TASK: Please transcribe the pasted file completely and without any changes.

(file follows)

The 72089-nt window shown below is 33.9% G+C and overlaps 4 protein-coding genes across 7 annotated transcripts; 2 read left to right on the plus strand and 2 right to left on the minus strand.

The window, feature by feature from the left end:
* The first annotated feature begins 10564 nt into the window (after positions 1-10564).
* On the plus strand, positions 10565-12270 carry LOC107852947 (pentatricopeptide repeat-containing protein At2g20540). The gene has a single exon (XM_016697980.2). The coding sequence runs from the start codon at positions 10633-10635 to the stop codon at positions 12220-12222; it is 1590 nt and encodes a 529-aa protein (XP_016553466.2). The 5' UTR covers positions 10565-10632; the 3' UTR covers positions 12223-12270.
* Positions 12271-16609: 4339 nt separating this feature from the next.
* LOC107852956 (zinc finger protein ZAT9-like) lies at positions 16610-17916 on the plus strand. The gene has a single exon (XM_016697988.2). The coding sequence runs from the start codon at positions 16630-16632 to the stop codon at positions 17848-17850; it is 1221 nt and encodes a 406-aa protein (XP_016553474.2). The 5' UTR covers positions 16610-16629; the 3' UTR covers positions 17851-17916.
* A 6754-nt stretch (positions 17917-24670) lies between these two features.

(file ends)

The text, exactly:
The 72089-nt window shown below is 33.9% G+C and overlaps 4 protein-coding genes across 7 annotated transcripts; 2 read left to right on the plus strand and 2 right to left on the minus strand.

The window, feature by feature from the left end:
* The first annotated feature begins 10564 nt into the window (after positions 1-10564).
* On the plus strand, positions 10565-12270 carry LOC107852947 (pentatricopeptide repeat-containing protein At2g20540). The gene has a single exon (XM_016697980.2). The coding sequence runs from the start codon at positions 10633-10635 to the stop codon at positions 12220-12222; it is 1590 nt and encodes a 529-aa protein (XP_016553466.2). The 5' UTR covers positions 10565-10632; the 3' UTR covers positions 12223-12270.
* Positions 12271-16609: 4339 nt separating this feature from the next.
* LOC107852956 (zinc finger protein ZAT9-like) lies at positions 16610-17916 on the plus strand. The gene has a single exon (XM_016697988.2). The coding sequence runs from the start codon at positions 16630-16632 to the stop codon at positions 17848-17850; it is 1221 nt and encodes a 406-aa protein (XP_016553474.2). The 5' UTR covers positions 16610-16629; the 3' UTR covers positions 17851-17916.
* A 6754-nt stretch (positions 17917-24670) lies between these two features.